Justice League: Find Your Lane

Was Justice League a Good Movie?


Em Rush, Managing Editor. Film Fiend. All Around Cool Kid.

Last night, I was bored. I was sitting on my couch, scrolling through the near-endless program options on demand, and nothing was calling out to me. But then I saw it: Justice League. The name is inspiring, I’ll give it that-so inspiring that I decided to press play and lock in for what the media has classified a disaster. Now, I must say that earlier this week I have also watched Man of Steel and Batman versus Superman, which I’ll get to later on, so I was prepared to watch this movie. If you’ve been reading my content, you’ll know I’m a big MCU fan. If you don’t understand what MCU stands for you probably haven’t been paying attention to Hollywood for the past decade (hint: it’s Marvel Cinematic Universe) . Anyway, I decided to give Justice League an honest chance, which to me means not looking up the plot on Wikipedia at any point during the movie no matter how ridiculous or confusing it might get (I do this all the time; it’s a terrible habit).

Even though I saw this movie fewer than 24 hours ago, I can’t for the life of me remember exactly how it starts. This is not a good thing, and the audience is bombarded with so much information so quickly that it’s difficult to determine left from right, up from down, etc. I think the most important parts of the opening are Batman realizing that the Parademons feed on fear, and the little “we’re a team” montage that we get of Wonder Woman, Batman, Superman’s mom and his fiancee, hints of the Flash, Cyborg, and Aquaman-but just as I write this, I can’t seem to genuinely recall if these things happened at the beginning of the movie or the middle. This is probably due to one of my big problems with the film, and a problem critics all over the world have been quick to jump on.  Never in the movie did I care about the team; I mean sure I guess I cared that Superman was dead, but I knew he’d probably be back. But I mean, a random Amazon was killed in the opening scene, and the Queen was devastated. I wasn’t. I just had the feeling that I’d missed something because I had no idea who she was (and I’ve seen Wonder Woman!).

Batman was as angsty and brooding as always; Wonder Woman was a powerhouse and not much else, Aquaman was the directors’ attempt at humor. I did like Cyborg; he had the biggest self-revolution of all the characters in the movie, but I guess Wonder Woman did have the part where she became a leader. I didn’t know much about Cyborg when the movie started.  I knew what he looked like and all, but as far as his backstory, I was in the dark. Ezra Miller’s Flash was just okay. I love the Flash television show on the CW. I’ve been watching it from the start, and I think Grant Gustin’s Flash is a lot better. With that being said, I knew I would have some problems watching Miller because to me he will never be the real Flash of the DCU. At first, I thought that Miller’s Flash was a teenager; he looks like one, acts like one, eats like one, but then suddenly he is living alone in some warehouse in the middle of nowhere?! What’s up with that? Where are the Wests? He had some funny moments, but he was a disjointed, awkward kid, and although that’s probably what the directors were going for, they went way too far.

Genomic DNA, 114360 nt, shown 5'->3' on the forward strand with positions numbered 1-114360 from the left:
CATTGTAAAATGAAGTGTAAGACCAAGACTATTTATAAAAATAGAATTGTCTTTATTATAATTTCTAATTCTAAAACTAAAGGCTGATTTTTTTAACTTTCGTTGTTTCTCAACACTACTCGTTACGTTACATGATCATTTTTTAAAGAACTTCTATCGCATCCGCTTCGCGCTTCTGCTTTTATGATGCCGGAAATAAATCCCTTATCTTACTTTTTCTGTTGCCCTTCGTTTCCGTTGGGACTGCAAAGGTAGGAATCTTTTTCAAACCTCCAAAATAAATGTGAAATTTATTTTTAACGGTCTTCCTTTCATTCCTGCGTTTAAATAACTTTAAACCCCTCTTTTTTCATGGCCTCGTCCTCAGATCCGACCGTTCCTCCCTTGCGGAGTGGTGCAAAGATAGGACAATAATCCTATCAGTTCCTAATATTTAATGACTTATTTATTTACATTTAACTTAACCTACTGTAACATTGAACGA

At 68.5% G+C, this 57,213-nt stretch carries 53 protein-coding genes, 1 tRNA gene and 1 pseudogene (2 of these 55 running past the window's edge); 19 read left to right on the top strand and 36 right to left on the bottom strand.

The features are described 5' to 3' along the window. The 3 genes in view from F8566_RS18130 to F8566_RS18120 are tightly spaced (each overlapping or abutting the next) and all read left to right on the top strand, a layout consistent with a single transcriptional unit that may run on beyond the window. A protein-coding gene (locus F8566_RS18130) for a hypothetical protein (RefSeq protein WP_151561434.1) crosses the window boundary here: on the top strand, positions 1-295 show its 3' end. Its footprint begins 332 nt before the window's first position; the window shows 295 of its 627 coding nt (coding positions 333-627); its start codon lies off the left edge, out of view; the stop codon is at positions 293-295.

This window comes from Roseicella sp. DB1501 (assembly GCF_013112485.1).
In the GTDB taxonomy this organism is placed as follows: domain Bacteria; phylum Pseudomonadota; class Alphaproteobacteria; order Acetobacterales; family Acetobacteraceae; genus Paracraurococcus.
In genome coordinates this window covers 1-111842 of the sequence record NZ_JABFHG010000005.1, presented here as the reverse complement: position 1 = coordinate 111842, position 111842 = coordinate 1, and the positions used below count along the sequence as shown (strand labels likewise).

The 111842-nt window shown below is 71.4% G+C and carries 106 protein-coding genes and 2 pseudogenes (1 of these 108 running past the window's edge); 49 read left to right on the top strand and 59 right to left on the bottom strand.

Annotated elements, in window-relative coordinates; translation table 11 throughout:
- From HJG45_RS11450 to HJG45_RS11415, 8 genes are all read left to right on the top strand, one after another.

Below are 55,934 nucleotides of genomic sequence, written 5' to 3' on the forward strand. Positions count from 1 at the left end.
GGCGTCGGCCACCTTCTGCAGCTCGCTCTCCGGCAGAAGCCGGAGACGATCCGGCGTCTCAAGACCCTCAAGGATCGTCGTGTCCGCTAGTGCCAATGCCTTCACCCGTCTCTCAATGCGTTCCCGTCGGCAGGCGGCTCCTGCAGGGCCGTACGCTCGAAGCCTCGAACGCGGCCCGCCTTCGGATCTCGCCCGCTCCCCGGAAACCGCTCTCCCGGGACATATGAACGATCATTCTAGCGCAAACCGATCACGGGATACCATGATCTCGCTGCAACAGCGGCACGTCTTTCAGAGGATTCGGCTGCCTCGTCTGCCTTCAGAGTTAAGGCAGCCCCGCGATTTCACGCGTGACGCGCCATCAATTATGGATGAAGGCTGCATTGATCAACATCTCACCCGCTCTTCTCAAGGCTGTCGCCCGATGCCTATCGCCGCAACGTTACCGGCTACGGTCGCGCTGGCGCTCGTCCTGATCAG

To me the plot was ho-hum. There was this bad guy who only came back because Superman died and people were upset, and there were boxes (his mother?), and Bruce Wayne wanted to create a team. Within the first half of the movie, the bad guy had all of the boxes, and Superman was back (but he was a villain for a hot minute). There was this Russian family who made strange appearances, and then the team all got together (except Superman; he was wearing flannel at home) and decided to go to Russia. Things weren’t going great until Superman showed up and saved the day, and then everything was covered in luscious green flowers. The End.

The plot of Justice League was too rushed,  but in many ways it was too slow. It was also trying to be so many different things that it wasn’t.